Compassion As Discipline

| March 1, 2009 | 5 Replies

“True compassion is not just an emotional response but a firm commitment founded on reason.” – HH, the Dalai Lama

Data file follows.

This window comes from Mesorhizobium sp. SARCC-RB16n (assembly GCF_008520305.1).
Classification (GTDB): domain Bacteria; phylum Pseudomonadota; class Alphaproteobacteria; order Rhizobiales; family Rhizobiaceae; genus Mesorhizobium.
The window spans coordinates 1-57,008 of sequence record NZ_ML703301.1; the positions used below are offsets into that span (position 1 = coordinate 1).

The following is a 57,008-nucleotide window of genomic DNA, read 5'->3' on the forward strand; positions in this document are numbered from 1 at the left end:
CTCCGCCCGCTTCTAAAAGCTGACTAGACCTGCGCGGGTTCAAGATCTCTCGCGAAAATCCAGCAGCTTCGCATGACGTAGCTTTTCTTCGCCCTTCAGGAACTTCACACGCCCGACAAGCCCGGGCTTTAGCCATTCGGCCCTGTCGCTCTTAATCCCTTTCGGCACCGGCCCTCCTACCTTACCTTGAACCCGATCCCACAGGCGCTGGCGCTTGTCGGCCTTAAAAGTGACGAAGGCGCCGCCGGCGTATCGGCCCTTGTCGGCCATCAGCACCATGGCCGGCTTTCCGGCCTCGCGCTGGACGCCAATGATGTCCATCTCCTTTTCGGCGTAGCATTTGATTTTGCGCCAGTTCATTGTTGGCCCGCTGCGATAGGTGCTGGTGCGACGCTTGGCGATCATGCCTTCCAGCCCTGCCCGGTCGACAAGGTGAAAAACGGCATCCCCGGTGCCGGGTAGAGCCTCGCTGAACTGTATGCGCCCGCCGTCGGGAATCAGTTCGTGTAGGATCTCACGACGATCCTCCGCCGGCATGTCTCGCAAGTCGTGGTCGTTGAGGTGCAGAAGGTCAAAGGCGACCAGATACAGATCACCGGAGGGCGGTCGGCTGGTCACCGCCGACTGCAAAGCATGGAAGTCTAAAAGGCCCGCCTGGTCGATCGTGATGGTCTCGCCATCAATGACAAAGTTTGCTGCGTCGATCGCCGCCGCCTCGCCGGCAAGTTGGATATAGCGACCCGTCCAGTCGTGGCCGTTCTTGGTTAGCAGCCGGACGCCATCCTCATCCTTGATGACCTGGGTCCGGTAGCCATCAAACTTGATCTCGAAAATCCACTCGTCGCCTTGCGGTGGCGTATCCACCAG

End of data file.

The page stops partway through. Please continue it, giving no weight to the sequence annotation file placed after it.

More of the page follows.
Think of people as a cross between ants and marbles constantly moving in somewhat random patterns. A mass of movement, whirring about, jostling for position and direction going about our business of motion. Sometimes we bump into each other and those bumps impact direction and velocity. When we bump, it is a function of being in the right place at the right time to have whatever impact we do. We go about our days, marblesbumping into other marbles in the checkout line, while making lane changes, and while making a living. Many contacts happen without us being aware of them, without thinking.  People often have tunnel vision and are focused only on our own paths. The reality is, though, that the opportunity for real connection is always there, we simply must expect it from ourselves.  Even amidst seemingly random patterns we can choose to forge bonds with each other, but we must be committed to seeing other people with compassion.